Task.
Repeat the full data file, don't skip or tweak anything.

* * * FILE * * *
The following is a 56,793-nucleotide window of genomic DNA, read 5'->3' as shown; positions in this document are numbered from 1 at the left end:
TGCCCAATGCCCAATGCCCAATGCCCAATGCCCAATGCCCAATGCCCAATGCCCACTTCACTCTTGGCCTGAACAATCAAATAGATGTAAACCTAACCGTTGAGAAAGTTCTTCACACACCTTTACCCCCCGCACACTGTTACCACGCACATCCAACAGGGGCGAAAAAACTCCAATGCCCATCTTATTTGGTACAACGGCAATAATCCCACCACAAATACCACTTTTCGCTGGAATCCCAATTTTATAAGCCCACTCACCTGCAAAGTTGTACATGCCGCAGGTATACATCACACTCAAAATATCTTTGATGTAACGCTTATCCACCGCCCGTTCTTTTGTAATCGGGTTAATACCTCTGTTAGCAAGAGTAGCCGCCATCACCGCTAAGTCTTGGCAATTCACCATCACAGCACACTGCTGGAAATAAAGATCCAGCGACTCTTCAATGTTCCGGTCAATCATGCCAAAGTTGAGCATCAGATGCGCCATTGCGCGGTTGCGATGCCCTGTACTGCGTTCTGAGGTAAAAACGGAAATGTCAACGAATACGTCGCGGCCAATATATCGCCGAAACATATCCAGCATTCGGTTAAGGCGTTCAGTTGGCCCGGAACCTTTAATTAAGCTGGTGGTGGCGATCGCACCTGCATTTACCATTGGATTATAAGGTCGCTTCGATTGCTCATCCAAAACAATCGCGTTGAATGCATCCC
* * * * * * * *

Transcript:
The following is a 56,793-nucleotide window of genomic DNA, read 5'->3' as shown; positions in this document are numbered from 1 at the left end:
TGCCCAATGCCCAATGCCCAATGCCCAATGCCCAATGCCCAATGCCCAATGCCCACTTCACTCTTGGCCTGAACAATCAAATAGATGTAAACCTAACCGTTGAGAAAGTTCTTCACACACCTTTACCCCCCGCACACTGTTACCACGCACATCCAACAGGGGCGAAAAAACTCCAATGCCCATCTTATTTGGTACAACGGCAATAATCCCACCACAAATACCACTTTTCGCTGGAATCCCAATTTTATAAGCCCACTCACCTGCAAAGTTGTACATGCCGCAGGTATACATCACACTCAAAATATCTTTGATGTAACGCTTATCCACCGCCCGTTCTTTTGTAATCGGGTTAATACCTCTGTTAGCAAGAGTAGCCGCCATCACCGCTAAGTCTTGGCAATTCACCATCACAGCACACTGCTGGAAATAAAGATCCAGCGACTCTTCAATGTTCCGGTCAATCATGCCAAAGTTGAGCATCAGATGCGCCATTGCGCGGTTGCGATGCCCTGTACTGCGTTCTGAGGTAAAAACGGAAATGTCAACGAATACGTCGCGGCCAATATATCGCCGAAACATATCCAGCATTCGGTTAAGGCGTTCAGTTGGCCCGGAACCTTTAATTAAGCTGGTGGTGGCGATCGCACCTGCATTTACCATTGGATTATAAGGTCGCTTCGATTGCTCATCCAAAACAATCGCGTTGAATGCATCCC